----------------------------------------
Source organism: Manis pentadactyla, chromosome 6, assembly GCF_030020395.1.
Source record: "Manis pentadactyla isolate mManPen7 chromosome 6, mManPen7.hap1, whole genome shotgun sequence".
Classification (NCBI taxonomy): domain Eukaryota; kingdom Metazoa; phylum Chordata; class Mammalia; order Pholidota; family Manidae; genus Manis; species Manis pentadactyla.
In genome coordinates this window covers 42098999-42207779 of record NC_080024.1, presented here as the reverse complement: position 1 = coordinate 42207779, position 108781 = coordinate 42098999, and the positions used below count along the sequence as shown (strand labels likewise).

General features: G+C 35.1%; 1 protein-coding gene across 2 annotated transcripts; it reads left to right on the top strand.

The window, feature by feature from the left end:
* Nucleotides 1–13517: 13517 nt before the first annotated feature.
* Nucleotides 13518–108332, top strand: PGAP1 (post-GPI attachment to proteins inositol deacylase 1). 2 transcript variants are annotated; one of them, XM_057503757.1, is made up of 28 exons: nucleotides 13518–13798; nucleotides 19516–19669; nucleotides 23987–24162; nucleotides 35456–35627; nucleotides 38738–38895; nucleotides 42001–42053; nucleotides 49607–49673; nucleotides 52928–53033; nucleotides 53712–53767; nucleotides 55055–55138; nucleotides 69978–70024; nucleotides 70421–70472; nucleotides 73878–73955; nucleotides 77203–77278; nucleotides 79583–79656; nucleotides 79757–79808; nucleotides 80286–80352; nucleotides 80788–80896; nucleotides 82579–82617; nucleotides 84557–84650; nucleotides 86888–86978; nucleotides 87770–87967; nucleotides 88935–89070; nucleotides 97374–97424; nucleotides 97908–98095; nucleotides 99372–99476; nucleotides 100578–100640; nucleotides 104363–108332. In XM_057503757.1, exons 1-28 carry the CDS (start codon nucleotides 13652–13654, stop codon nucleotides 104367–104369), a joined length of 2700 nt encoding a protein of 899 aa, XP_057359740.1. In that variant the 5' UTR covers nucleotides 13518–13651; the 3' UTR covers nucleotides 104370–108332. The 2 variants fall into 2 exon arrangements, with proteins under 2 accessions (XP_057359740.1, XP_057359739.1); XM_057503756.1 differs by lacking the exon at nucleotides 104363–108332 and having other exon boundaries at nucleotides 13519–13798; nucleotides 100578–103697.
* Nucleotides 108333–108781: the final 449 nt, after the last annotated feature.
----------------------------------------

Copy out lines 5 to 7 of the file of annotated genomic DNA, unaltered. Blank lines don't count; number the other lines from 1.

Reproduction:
General features: G+C 35.1%; 1 protein-coding gene across 2 annotated transcripts; it reads left to right on the top strand.

The window, feature by feature from the left end:
* Nucleotides 1–13517: 13517 nt before the first annotated feature.